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Приглашенный доклад Бенжамена Спектора

28 января на семинаре лаборатории с докладом "On the interpretation of embedded questions. Do weakly exhaustive readings exist?" выступил Бенжамен Спектор, научный сотрудник Института Жана Нико (Institut Jean Nicod) в Париже.

В докладе рассматривались интерпретации вложенных вопросительных клауз, вводимых предикатами разной степени фактивности.

Аннотация прошедшего доклада:

According to most recent work (including experimental work), embedded questions under 'know' trigger an ambiguity between a strongly exhaustive reading and a weakly exhaustive reading:

(1) Mary knows which students did the homework
a. Strongly exhaustive: If S is the plurality of all the students who won the game, Mary knows that S did the homework and that no student beyond S  
b. Weakly exhaustive: If S is the plurality of all the students who won the game, Mary knows that S did the homework and that no student beyond S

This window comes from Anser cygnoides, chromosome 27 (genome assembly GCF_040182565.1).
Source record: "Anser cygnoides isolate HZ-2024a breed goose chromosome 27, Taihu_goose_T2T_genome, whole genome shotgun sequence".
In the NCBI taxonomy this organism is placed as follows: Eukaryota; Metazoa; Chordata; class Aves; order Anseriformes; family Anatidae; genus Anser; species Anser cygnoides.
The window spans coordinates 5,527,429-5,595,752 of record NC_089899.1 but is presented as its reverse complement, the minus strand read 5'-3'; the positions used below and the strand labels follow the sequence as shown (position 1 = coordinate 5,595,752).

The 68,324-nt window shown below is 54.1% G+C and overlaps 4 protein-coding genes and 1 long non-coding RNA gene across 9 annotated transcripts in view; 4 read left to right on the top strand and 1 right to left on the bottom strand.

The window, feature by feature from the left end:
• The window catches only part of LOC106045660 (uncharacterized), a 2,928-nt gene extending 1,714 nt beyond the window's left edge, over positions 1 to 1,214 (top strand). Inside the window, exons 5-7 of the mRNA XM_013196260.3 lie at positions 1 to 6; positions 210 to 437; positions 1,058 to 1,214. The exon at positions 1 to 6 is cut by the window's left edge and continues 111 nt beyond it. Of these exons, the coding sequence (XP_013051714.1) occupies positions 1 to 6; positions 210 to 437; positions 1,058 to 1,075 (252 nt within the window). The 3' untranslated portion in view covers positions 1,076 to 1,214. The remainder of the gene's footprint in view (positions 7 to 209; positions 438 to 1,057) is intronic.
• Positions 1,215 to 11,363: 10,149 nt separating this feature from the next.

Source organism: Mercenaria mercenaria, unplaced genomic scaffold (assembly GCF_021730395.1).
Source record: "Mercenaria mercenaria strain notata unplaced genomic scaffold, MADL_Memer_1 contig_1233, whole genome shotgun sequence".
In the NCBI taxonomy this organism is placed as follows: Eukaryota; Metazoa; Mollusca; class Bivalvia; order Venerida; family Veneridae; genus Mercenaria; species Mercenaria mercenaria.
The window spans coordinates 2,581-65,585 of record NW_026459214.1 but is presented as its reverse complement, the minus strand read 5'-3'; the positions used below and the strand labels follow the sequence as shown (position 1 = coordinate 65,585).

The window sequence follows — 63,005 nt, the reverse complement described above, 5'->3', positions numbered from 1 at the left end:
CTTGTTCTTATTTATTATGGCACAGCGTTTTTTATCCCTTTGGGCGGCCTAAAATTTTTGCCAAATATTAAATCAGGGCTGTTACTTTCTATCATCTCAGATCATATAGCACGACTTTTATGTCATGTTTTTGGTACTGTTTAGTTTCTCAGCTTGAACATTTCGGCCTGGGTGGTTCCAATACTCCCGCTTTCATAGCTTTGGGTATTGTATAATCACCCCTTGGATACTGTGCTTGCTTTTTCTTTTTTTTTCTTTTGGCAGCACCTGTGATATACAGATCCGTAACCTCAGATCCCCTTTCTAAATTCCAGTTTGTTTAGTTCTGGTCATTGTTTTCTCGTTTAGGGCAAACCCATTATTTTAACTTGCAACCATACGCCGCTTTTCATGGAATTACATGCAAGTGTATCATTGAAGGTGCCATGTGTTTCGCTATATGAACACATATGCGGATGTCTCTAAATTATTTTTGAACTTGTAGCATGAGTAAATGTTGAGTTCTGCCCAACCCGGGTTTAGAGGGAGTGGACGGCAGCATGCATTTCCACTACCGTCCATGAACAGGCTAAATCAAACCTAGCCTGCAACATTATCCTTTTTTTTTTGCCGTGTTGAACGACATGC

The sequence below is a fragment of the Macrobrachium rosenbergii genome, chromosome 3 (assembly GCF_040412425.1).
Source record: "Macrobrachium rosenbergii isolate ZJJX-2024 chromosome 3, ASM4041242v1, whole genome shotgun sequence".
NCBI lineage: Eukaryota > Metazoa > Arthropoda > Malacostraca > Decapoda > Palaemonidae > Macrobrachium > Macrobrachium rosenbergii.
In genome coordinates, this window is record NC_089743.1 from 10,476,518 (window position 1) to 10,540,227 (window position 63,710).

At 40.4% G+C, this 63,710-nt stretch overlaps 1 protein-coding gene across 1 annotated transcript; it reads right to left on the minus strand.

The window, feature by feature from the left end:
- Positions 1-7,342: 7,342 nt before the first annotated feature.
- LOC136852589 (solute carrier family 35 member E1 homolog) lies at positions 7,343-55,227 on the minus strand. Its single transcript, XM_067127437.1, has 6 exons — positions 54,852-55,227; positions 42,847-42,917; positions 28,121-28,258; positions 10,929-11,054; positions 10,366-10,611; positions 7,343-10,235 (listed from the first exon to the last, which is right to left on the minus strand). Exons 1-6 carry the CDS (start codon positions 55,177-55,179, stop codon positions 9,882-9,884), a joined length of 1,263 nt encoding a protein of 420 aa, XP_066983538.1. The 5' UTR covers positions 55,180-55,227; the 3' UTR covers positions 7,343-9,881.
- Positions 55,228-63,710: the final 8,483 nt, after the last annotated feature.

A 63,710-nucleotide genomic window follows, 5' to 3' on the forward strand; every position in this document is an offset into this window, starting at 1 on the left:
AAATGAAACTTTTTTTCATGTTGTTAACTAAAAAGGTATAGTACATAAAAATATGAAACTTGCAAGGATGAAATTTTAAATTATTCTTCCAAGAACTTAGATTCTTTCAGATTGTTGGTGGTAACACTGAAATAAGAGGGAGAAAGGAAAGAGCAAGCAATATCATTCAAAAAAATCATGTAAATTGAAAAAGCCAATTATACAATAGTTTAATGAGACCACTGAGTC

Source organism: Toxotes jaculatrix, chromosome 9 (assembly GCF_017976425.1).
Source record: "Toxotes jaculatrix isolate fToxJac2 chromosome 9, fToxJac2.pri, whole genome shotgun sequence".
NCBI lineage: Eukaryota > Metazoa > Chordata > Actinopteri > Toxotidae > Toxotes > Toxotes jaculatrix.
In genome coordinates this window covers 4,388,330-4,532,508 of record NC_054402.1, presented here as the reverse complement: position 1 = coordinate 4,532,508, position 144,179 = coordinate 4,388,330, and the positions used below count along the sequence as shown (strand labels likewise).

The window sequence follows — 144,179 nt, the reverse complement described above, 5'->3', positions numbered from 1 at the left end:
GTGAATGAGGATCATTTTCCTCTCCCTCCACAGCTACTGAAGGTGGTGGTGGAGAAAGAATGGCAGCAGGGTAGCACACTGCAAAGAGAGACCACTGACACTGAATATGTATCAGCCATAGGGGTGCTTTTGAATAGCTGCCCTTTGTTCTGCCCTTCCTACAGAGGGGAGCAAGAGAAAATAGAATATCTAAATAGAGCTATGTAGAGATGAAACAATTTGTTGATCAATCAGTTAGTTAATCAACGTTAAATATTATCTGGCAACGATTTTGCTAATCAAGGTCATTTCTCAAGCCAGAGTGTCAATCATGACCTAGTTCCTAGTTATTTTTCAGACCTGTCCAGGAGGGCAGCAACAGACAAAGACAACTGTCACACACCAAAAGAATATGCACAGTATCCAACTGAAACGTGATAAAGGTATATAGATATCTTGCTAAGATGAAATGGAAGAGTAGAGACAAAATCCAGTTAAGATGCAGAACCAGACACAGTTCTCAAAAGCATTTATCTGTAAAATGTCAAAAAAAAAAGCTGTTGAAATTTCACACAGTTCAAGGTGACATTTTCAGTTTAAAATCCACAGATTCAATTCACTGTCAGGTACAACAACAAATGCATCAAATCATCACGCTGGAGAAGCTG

In my talk I will argue, on the one hand, that the weakly exhaustive reading under 'know' and a number of other factive responsive verbs is an illusion, which results from the interaction between the strongly exhaustive reading and domain restriction. On the other hand, I will argue that emotive factive responsive predicates such as `surprise' do really support a weakly exhaustive reading.

My argument will be two-fold: 
a) Degree questions do not support weakly exhaustive readings under 'know' (and many other verbs), but do under surprise-type verbs.
b) One can construct examples where there is a perceived weakly exhaustive reading under `know' and yet the standard mechanism for the weakly exhaustive reading would not in fact predict this reading, while the domain-restriction view would.

I will then, more speculatively, discuss a) what constraints on domain restriction we can formulate so as to not generate unattested readings b) whether the approach I advocate can capture the so-called `no-false-belief constraint' on (apparent) weakly exhaustive readings.